I have done so because I judge this action to be in Britain’s national interest. We cannot allow the use of chemical weapons to become normalized — within Syria, on the streets of the UK, or anywhere else in our world. We would have preferred an alternative path. But on this occasion there is none. History teaches us that the international community must defend the global rules and standards that keep us all safe. That is what our country has always done. And what we will continue to do."

    Join the conversation about this story »

    NOW WATCH: Stop blaming violent video games for mass shootings


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    Jim Mattis Joseph Dunford

    • The US said it did not coordinate with Russia or notify the country of strikes Friday night on Syria, where Russia has military bases and soldiers.
    • "We did not do any coordination with Russia on these strikes, and neither did we pre-notify them," Marine General Joseph Dunford, the chairman of the Joint Chiefs of Staff, said Friday night. 
    • "We did not coordinate targets or any planning with the Russians," Dunford said later, speaking at a press briefing alongside Secretary of Defense Jim Mattis. The Joint Chiefs chairman confirmed that normal deconflicting lines were used.
    • A French defense minister seemed to contradict that assertion early Saturday morning, saying Russia was warned ahead of time.

    The US says it did not coordinate with Russia or notify the country of strikes Friday night on Syria, where Russia has military bases and soldiers.

    "We did not do any coordination with Russia on these strikes, and neither did we pre-notify them," Marine General Joseph Dunford, the chairman of the Joint Chiefs of Staff, said Friday night. 

    "We did not coordinate targets or any planning with the Russians," Dunford said later, speaking at a press briefing alongside Secretary of Defense Jim Mattis. The Joint Chiefs chairman confirmed that normal deconflicting lines were used.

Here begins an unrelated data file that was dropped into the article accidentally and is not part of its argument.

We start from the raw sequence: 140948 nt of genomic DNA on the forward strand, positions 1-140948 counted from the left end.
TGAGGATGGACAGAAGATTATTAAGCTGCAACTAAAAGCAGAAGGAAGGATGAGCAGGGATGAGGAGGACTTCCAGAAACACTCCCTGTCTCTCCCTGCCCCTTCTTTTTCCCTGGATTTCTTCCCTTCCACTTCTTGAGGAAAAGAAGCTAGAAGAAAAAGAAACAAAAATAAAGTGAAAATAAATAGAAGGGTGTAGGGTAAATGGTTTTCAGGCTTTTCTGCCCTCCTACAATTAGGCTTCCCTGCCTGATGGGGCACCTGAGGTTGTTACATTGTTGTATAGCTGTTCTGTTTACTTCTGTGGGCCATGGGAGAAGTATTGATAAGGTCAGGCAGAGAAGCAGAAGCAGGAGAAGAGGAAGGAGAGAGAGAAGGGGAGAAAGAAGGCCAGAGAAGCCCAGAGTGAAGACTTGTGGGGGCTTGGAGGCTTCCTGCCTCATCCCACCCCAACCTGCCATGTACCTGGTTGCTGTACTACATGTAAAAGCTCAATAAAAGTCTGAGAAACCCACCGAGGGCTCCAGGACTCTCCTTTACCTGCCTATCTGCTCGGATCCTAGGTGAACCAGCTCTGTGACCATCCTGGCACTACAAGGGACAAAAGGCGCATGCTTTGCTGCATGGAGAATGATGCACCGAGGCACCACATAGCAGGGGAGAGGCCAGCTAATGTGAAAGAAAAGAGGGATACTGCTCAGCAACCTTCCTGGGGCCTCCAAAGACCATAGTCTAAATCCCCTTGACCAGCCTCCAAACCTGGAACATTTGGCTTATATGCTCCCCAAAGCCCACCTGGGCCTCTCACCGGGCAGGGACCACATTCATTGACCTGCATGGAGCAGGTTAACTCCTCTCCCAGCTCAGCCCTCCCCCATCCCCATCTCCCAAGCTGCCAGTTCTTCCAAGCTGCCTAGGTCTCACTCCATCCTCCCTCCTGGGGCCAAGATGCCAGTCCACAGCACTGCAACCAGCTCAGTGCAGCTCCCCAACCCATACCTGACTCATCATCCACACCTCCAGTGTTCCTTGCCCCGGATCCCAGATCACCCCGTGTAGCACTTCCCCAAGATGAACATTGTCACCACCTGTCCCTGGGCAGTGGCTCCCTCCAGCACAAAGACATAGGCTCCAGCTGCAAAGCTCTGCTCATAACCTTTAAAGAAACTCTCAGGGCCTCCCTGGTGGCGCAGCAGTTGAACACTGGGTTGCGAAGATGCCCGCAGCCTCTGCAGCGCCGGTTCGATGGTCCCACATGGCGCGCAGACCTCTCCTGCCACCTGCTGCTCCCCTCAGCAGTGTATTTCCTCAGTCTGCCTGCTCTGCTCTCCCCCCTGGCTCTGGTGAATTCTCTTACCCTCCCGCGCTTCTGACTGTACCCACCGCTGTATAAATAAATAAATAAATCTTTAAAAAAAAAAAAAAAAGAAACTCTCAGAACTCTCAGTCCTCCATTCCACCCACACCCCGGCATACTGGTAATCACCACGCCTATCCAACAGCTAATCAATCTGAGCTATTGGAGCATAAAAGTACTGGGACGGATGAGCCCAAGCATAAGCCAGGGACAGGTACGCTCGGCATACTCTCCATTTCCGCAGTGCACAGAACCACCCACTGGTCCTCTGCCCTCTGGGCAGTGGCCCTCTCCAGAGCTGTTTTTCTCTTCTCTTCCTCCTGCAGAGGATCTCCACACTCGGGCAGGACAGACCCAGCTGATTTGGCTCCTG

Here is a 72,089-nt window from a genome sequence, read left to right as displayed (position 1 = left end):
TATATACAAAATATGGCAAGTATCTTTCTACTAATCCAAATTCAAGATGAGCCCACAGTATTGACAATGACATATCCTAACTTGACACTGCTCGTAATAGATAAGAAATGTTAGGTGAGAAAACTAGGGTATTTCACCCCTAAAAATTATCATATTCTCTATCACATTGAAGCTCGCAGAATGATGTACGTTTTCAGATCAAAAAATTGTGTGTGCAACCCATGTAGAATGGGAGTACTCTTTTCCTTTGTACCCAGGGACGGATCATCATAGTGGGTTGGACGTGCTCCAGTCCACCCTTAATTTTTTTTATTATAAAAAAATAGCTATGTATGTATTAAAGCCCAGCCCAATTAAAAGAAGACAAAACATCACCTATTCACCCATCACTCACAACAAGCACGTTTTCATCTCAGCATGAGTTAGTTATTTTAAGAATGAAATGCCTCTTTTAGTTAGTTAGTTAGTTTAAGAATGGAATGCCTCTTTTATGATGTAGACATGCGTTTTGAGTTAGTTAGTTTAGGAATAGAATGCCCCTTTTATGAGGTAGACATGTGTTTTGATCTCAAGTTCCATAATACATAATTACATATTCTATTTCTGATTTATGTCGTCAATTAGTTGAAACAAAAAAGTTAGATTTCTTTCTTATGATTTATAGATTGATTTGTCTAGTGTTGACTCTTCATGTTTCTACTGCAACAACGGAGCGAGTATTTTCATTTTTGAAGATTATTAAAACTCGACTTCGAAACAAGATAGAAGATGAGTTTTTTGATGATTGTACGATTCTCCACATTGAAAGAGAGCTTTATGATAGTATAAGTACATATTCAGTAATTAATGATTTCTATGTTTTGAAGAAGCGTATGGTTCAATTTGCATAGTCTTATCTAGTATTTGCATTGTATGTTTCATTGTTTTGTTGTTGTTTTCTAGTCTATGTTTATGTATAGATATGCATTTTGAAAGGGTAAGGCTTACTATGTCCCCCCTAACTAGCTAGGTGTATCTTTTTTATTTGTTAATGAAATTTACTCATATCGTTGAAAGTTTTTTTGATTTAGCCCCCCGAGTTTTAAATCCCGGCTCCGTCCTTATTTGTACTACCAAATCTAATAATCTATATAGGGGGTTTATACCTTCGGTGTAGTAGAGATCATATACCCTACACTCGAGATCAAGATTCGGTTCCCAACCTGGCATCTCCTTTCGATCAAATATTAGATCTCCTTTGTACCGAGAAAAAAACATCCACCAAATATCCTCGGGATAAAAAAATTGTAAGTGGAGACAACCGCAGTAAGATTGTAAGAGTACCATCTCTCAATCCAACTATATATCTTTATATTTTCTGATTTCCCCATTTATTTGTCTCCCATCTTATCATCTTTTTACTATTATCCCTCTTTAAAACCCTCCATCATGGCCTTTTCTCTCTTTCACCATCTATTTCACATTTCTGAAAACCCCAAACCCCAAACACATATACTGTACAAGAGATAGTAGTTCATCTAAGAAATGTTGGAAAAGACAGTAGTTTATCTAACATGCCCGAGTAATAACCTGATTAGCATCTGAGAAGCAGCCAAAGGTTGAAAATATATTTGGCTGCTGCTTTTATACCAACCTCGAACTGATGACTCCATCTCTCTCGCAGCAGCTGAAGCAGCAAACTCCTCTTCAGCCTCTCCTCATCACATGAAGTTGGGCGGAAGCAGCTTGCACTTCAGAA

Reports earlier this week claimed that the US military would notify its Russian counterparts of potential targets before a strike.

    A French defense minister seemed to contradict Dunford's assertion early Saturday morning, saying Russia was warned ahead of time, the Associated Press reported.

    Tensions before the strikes were high, as the potential of the US or its allies hitting Russian forces could lead to an escalation of the conflict. President Donald Trump warned Russian President Vladimir Putin earlier this week that missiles would be coming to Syria.

    "Russia vows to shoot down any and all missiles fired at Syria. Get ready Russia, because they will be coming, nice and new and 'smart!,'" Trump tweeted. "You shouldn't be partners with a Gas Killing Animal who kills his people and enjoys it!"

    SEE ALSO: US, Britain, and France hammer Syria with airstrikes in response to suspected chemical weapons attack that killed dozens

    Join the conversation about this story »

    NOW WATCH: Why Russia is so involved in the Syrian Civil War


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    Syria airstrikes april 13 april 14

    US-led missile strikes against the Syrian regime began at 9 p.m. EDT, following President Donald Trump's announcement of a sustained response to Syrian President Bashar al-Assad's apparent chemical weapons attack in the country.

    "This massacre was a significant escalation in a pattern of chemical weapons use by that very terrible regime," Trump said on Friday.

    "We and our allies find these atrocities inexcusable," Defense Secretary Jim Mattis said at the Pentagon on Friday.

    Unconfirmed footage and reporting from the ground in districts like the capital of Damascus paint a bleak picture of the aftermath of the US-led attack, with some accounts describing airports being "completely destroyed." Air defense assets were reportedly being used to intercept the missiles, but based on the reports, several missiles have successfully struck their targets.

    The US military struck targets that were "specifically associated" with Syria's chemical weapons program while minimizing the risk to civilians, according to chairman of the Joint Chiefs of Staff Joseph Dunford.

    • The first target was a scientific research center in the greater Damascus area, where research, development, and production, and testing of chemical and biological "warfare technology" was being conducted.
    • The second target was a chemical weapons storage facility deemed to be the primary location of Syrian sarin gas and pre-production equipment.
    • The third target was a chemical equipment storage facility and an important command post.

    "They will lose years of research and development data," Dunford claimed.